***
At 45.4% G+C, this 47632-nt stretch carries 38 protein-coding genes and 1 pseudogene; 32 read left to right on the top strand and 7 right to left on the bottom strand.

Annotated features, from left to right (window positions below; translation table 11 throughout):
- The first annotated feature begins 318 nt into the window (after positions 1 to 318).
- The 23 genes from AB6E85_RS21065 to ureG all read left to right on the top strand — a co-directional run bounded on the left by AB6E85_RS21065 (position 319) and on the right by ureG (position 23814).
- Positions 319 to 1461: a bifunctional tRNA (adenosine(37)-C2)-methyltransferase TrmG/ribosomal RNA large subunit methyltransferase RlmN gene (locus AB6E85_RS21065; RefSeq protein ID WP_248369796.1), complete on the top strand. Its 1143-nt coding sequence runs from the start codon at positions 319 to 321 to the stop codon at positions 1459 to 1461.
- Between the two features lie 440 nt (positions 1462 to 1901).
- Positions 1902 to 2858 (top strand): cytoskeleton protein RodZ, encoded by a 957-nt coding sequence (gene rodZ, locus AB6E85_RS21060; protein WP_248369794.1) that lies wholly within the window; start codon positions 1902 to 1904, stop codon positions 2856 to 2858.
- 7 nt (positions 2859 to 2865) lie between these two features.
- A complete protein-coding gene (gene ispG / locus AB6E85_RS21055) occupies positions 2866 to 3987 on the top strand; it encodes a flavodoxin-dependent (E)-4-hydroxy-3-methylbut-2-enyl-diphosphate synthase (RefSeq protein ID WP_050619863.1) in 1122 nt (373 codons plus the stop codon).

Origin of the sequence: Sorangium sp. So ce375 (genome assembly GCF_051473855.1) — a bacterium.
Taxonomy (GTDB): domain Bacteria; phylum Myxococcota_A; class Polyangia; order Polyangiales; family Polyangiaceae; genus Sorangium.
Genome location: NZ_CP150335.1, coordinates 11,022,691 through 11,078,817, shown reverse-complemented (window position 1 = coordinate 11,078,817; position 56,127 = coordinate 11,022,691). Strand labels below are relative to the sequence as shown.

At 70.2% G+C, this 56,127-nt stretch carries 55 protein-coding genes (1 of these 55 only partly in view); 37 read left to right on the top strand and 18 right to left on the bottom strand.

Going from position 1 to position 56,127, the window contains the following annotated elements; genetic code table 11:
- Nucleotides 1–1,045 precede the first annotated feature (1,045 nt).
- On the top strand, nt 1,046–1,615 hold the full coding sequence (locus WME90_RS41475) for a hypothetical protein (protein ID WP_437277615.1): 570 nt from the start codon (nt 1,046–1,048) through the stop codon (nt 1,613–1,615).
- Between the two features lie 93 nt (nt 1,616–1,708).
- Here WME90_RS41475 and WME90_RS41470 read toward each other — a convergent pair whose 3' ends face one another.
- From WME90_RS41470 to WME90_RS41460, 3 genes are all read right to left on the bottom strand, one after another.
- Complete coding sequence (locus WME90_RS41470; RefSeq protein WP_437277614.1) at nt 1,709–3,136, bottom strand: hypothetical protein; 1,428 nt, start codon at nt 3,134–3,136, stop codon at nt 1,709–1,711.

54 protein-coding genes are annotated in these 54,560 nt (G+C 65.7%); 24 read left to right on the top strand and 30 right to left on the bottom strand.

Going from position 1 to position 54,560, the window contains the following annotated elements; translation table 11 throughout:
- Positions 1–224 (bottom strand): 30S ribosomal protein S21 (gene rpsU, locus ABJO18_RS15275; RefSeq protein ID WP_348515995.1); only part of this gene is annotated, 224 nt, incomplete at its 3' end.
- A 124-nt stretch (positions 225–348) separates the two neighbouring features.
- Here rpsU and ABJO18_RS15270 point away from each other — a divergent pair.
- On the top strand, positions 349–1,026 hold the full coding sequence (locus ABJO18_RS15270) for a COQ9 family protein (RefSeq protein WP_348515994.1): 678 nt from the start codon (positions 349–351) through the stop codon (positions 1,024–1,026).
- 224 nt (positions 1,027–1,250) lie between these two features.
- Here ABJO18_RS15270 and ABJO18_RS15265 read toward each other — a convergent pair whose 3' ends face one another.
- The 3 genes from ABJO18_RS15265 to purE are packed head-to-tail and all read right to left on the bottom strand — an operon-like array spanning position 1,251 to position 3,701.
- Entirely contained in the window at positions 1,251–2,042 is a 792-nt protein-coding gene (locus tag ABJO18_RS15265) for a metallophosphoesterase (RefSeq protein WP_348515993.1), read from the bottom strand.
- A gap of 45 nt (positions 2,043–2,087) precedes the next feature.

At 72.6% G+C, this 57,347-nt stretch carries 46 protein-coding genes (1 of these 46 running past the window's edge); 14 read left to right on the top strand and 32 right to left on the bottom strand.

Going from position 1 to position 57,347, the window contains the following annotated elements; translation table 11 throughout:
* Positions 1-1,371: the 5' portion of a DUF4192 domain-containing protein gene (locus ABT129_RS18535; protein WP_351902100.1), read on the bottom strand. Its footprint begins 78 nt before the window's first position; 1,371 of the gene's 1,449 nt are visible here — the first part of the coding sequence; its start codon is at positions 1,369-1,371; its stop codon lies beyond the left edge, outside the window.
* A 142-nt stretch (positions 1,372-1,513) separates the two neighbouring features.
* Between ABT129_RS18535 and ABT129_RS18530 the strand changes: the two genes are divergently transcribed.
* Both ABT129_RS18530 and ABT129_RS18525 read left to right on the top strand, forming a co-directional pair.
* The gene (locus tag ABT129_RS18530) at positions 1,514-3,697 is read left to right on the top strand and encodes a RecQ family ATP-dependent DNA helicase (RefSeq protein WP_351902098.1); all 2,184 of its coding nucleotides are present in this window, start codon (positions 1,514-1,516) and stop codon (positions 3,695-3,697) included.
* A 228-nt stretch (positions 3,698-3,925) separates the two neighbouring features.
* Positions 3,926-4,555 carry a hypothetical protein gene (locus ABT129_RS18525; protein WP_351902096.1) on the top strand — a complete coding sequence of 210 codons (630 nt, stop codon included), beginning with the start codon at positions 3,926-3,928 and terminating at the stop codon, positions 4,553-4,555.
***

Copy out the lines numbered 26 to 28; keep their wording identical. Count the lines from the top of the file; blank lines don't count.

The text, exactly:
- On the top strand, positions 349–1,026 hold the full coding sequence (locus ABJO18_RS15270) for a COQ9 family protein (RefSeq protein WP_348515994.1): 678 nt from the start codon (positions 349–351) through the stop codon (positions 1,024–1,026).
- 224 nt (positions 1,027–1,250) lie between these two features.
- Here ABJO18_RS15270 and ABJO18_RS15265 read toward each other — a convergent pair whose 3' ends face one another.